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'No survivors' from crashed Ethiopian Airlines flight with 157 on board

Amr Abdallah Dalsh, Reuters | File photo: Workers service an Ethiopian Airlines Boeing 737-800 plane at the Bole International Airport in Ethiopia's capital Addis Ababa, January 26, 2017.

A Nairobi-bound Ethiopian Airlines Boeing crashed minutes after taking off from Addis Ababa Sunday, killing all eight crew and 149 passengers on board, including tourists, business travellers, and at least 19 UN staff.

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Ethiopia declared a national day of mourning for Monday amid a global stream of condolences for loved ones, many of whom gathered in tears at Nairobi's Jomo Kenyatta International Airport (JKIA).

It was not immediately clear what caused the crash of the Boeing 737-8 MAX plane, which was new and had been delivered to the airline in November, records show.

"There are no survivors," the airline tweeted alongside a picture of CEO Tewolde GebreMariam holding up a piece of debris inside a large crater at the crash site.

Passengers from 35 countries were aboard, the airline said. They included Kenyan, Ethiopian, American, Canadian, French, Chinese, Egyptian, Swedish, British, Dutch, Indian, Slovakian, Austrian, Swedish, Russian, Moroccan, Spanish, Polish, and Israeli citizens.

France's foreign ministry said eight French nationals were among the dead.

The passengers included a number of UN-affiliated staff headed for an annual assembly of the UN Environment Programme, which opens in Nairobi Monday with some 4,700 heads of state, ministers, business leaders, senior UN officials and civil society representatives

"Early indications are that 19 staff members of UN affiliated organizations perished," said International Organization for Migration (IOM) head Antonio Vitorino.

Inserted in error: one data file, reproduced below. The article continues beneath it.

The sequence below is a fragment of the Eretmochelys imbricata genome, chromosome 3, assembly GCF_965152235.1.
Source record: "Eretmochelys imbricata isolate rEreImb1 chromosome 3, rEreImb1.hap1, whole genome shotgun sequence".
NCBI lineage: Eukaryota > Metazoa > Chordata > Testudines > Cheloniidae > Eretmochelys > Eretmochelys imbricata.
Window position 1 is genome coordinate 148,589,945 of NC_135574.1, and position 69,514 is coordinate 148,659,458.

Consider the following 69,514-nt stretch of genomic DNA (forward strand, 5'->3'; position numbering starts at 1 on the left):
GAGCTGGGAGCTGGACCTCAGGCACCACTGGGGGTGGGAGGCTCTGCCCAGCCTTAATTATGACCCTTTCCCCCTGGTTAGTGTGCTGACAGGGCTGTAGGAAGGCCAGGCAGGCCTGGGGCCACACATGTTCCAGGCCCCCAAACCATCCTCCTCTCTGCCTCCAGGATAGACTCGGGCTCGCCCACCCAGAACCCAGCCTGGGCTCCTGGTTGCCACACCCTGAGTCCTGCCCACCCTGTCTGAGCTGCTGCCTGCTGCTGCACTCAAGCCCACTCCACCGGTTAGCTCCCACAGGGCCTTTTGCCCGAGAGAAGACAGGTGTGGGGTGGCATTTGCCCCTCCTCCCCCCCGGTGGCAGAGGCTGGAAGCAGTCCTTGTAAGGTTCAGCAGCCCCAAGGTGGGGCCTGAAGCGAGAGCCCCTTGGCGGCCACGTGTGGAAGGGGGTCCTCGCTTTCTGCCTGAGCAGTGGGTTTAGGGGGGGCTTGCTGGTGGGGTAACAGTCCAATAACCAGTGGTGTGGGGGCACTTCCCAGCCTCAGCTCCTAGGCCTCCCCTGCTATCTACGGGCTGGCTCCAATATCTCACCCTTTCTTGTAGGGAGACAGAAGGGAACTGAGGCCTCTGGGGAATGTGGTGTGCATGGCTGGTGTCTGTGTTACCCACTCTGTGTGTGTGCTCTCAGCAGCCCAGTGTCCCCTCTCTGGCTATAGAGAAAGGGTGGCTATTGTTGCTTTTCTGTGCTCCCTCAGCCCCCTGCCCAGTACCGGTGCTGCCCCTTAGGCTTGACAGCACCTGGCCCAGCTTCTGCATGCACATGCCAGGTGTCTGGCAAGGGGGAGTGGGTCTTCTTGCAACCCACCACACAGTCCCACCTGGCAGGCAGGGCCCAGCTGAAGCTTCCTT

Along with the IOM, the World Food Program, UN Refugee Agency, World Bank, UN Environment Agency and others lost colleagues, he said.

"Deeply saddened by the news this morning of the plane crash in Ethiopia, claiming the lives of all on board. My heartfelt condolences to the families and loved ones of all the victims – including our own @UN staff – who perished in this tragedy," tweeted UN Secretary General Antonio Guterres.

Popular tourist route

The state-owned Ethiopian Airlines, widely considered the best-managed airline in Africa, calls itself Africa's largest carrier and has ambitions of becoming the gateway to the continent.

The Addis Ababa-Nairobi route links East Africa's two largest economic powers and is popular with tourists making their way to safari and other destinations.

'Red Cross has offered psychological support to families gathered at Nairobi airport'

Sunday's flight left Bole airport in the Ethiopian capital at 8:38 am (0538 GMT), before losing contact with the control tower just a few minutes later at 8:44 am.

The crash occurred around Bishoftu, or Debre Zeit, some 50 kilometres (31 miles) south of Addis Ababa.

The plane showed unstable vertical speed after takeoff, air traffic monitor Flightradar 24 said in a Twitter post. Visibility appeared to be clear.